Lifestyle & Culture

My Doris Lee

November 17, 2014



By Deba Leach

FORTY YEARS AGO I met an artist named Doris Lee. Sadly I did not meet her in person. I met her then and kept on meeting her through her work. She showed her Midwestern roots and her sense of humor through a small black-and-white etching called “Country Wedding,” a gift to my sister who had married a guy from Iowa. A few years later the joke was on me as I married my own “farm boy,” also from Iowa.

Since then Doris has kept reintroducing herself to me in unexpected ways–a charming 1950s movie-star head shot of Doris on a Life magazine cover peeking through the stacks of archived issues in the then-perusable stacks at the Library of Congress. Doris had been sent to Mexico, or maybe it was Morocco, and her colorful travel sketches captured  the color and design of the local garb. Years later on a trip with my sister to an antique warehouse in Santa Barbara, I spy in their racks an unclaimed, lively still-life painting by Lee looking for a home. Mine.

Doris Emrick Lee, born in Aledo, Illinois, in 1905, died in Clearwater, Florida, in 1983–so I COULD have met her if I had tried–after a long and productive life, much of it spent in the company of other more well-known artists like Milton Avery in Woodstock, New York. Her art is in major museum collections, including the National Museum of Women in the Arts (NMWA).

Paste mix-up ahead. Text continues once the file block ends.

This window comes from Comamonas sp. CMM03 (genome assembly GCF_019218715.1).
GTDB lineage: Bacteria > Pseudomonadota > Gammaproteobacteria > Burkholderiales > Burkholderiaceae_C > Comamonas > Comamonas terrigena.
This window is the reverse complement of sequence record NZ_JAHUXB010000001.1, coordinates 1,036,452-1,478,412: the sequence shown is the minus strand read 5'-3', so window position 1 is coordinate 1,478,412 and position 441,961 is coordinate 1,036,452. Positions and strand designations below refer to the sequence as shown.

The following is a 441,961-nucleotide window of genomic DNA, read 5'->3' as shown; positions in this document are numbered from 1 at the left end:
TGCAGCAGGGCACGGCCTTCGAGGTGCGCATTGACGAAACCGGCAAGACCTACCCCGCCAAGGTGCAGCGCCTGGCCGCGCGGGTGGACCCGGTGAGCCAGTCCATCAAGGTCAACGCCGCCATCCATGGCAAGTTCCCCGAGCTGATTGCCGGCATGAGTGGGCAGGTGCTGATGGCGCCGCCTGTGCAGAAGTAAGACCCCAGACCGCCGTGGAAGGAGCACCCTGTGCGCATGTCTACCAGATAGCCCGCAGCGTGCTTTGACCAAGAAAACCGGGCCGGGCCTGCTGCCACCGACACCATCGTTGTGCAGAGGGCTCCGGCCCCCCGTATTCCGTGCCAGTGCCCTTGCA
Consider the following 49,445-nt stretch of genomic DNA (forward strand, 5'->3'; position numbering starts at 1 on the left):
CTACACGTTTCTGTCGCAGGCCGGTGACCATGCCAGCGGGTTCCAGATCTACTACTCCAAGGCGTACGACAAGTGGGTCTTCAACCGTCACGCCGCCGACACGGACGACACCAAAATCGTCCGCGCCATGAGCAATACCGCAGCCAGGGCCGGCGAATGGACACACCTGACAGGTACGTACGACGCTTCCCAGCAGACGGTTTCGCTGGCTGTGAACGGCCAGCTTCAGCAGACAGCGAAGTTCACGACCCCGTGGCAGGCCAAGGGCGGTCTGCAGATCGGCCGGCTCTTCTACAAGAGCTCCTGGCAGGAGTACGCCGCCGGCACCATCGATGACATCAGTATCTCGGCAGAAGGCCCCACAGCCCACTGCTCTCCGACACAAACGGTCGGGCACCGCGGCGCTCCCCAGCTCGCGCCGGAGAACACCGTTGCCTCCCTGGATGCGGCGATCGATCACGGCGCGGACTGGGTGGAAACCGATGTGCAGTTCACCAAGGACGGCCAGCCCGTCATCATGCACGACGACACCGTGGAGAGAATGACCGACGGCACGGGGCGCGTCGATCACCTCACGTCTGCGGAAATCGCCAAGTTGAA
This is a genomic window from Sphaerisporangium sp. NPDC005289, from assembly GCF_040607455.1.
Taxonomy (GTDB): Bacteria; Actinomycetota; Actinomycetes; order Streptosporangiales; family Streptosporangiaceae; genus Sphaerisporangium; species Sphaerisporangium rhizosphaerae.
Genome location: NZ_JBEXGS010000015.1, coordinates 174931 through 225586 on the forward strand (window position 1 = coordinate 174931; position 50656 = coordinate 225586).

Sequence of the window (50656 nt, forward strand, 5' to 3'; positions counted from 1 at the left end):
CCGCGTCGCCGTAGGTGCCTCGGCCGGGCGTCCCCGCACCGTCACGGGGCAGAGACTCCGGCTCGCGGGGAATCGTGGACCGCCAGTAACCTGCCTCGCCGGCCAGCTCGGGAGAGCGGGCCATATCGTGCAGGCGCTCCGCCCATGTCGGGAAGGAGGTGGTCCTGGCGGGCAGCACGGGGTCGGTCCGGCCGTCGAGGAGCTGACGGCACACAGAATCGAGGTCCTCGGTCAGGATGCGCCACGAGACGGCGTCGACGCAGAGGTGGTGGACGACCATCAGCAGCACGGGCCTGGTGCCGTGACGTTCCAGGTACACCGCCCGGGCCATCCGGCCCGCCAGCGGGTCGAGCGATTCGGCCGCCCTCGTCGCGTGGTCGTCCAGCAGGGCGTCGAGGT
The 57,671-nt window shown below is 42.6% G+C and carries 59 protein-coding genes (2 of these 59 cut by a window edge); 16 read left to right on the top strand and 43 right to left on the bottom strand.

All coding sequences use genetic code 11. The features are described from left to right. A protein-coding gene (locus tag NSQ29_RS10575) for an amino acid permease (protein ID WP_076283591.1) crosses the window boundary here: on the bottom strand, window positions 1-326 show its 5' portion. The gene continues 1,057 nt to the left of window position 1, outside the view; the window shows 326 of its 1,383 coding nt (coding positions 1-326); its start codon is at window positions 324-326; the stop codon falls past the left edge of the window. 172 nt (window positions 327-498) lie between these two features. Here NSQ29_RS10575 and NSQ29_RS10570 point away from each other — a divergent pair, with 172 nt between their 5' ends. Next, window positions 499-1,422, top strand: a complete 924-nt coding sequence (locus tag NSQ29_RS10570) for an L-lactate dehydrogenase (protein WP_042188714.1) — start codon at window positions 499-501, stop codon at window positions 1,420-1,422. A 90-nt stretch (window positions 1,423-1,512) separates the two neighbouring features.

Her estate–organized by its New York art dealer and Lee champion art dealer D. Wigmore–was rich in art and archives. Boxes of notebooks for sketching, clippings used as source material, letters to and from her galleries and her collaborators all reside safely in the archives of the NMWA Betty Boyd Dettre Library and Research Center. Some have been chosen for sharing in a display case on the fourth floor. The museum’s sole Lee painting–I will let you discover which one but it has to do with fruit–will hang above the display case. A visit to this small informative exhibit should be a nice lunchtime diversion for anyone who works nearby or near a Metro stop. Oh, and another painting by Lee, a late one showing how she kept pace with modernism–this one (untitled but called “The Baby”) hangs in my bedroom and is used as a focal point for my fellow yoga classmates for a steady tree pose. I am pretty sure Doris would have gotten a kick out of that.

“Doris Lee: American Painter and Illustrator” opens Nov. 17 at NMWA and runs through May 8, 2015.

Deba Leach, a former Washington DC art dealer,  is set to begin research on American art as a graduate student at the University of Iowa.



2 thoughts on “My Doris Lee

  1. Pamela Bond Alt says:

    I love what you have written about my great aunt Doris. She was an amazing woman ahead of her time. According to her records, she was born in 1904. That is what is on her gravestone in the family mausoleum. Thank you for keeping her memory alive.

  2. Caroline Conneen says:

    Fantastic! Thank you for sharing this! Caroline

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